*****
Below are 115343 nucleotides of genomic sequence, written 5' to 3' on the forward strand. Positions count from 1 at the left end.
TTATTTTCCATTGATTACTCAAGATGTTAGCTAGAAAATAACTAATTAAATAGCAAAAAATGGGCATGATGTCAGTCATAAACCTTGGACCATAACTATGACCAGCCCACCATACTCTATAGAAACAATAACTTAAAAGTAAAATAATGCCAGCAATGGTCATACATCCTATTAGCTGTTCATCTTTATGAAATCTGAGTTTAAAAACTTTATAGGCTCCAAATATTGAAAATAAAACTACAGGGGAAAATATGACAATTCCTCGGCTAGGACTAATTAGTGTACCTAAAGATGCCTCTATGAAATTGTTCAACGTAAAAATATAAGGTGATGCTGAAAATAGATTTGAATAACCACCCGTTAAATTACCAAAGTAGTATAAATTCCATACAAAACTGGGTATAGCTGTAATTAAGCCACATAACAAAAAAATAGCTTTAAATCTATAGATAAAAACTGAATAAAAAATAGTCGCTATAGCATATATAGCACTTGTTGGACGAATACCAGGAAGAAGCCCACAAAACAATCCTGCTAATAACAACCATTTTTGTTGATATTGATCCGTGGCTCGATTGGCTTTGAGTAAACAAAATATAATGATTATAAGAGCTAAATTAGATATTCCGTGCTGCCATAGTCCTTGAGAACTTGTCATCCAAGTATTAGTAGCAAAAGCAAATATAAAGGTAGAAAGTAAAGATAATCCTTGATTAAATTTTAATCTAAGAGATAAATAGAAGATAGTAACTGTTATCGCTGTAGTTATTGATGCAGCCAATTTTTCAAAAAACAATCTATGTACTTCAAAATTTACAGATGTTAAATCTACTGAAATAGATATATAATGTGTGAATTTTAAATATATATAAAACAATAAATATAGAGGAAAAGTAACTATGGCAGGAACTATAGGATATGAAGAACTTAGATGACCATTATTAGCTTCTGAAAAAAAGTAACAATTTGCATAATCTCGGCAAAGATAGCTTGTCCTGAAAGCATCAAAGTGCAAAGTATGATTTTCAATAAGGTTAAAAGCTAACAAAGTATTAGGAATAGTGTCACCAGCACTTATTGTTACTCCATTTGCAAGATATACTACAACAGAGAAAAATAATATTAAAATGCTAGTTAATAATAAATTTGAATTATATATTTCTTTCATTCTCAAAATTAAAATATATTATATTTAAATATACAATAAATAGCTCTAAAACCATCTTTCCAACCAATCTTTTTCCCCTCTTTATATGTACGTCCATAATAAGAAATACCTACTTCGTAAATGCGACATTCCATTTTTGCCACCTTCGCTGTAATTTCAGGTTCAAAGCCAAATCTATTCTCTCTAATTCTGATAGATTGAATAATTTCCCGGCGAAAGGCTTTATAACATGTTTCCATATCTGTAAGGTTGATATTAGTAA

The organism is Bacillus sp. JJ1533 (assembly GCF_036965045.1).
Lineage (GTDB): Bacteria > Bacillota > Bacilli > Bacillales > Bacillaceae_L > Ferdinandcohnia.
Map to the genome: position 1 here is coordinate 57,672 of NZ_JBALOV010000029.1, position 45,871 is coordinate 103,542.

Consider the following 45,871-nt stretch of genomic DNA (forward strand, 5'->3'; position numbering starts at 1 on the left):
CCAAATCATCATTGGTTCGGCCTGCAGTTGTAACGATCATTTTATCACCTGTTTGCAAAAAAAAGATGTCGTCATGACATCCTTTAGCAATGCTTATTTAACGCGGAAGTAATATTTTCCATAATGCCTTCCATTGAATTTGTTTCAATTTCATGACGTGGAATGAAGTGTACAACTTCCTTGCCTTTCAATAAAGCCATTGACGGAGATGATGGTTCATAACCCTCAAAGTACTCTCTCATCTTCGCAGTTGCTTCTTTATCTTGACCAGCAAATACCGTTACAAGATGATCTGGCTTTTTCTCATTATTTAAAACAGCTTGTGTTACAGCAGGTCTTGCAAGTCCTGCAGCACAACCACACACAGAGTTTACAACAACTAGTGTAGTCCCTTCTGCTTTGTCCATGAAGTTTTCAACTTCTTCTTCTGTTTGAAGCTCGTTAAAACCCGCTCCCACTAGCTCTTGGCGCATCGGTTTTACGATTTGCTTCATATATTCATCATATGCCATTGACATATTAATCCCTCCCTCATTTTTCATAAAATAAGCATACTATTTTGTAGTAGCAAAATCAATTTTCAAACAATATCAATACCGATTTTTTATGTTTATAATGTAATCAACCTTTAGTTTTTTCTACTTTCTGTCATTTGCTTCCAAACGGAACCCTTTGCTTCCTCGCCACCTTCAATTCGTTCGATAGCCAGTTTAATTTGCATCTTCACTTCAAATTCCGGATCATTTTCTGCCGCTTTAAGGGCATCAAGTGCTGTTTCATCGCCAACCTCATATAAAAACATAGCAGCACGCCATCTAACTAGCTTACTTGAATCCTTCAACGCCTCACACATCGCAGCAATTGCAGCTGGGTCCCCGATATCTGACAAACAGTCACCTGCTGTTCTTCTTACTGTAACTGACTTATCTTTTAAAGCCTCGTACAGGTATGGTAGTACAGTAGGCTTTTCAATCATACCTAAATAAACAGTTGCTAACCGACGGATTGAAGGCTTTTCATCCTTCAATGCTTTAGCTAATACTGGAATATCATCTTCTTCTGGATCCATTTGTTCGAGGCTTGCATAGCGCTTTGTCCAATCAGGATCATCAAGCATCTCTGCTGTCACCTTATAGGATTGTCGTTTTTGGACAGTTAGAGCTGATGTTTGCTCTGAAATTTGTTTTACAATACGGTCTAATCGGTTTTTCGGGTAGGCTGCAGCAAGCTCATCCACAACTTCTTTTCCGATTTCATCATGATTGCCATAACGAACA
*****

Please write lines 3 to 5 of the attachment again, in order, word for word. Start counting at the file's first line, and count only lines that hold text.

The organism is Bacillus sp. JJ1533 (assembly GCF_036965045.1).
Lineage (GTDB): Bacteria > Bacillota > Bacilli > Bacillales > Bacillaceae_L > Ferdinandcohnia.
Map to the genome: position 1 here is coordinate 57,672 of NZ_JBALOV010000029.1, position 45,871 is coordinate 103,542.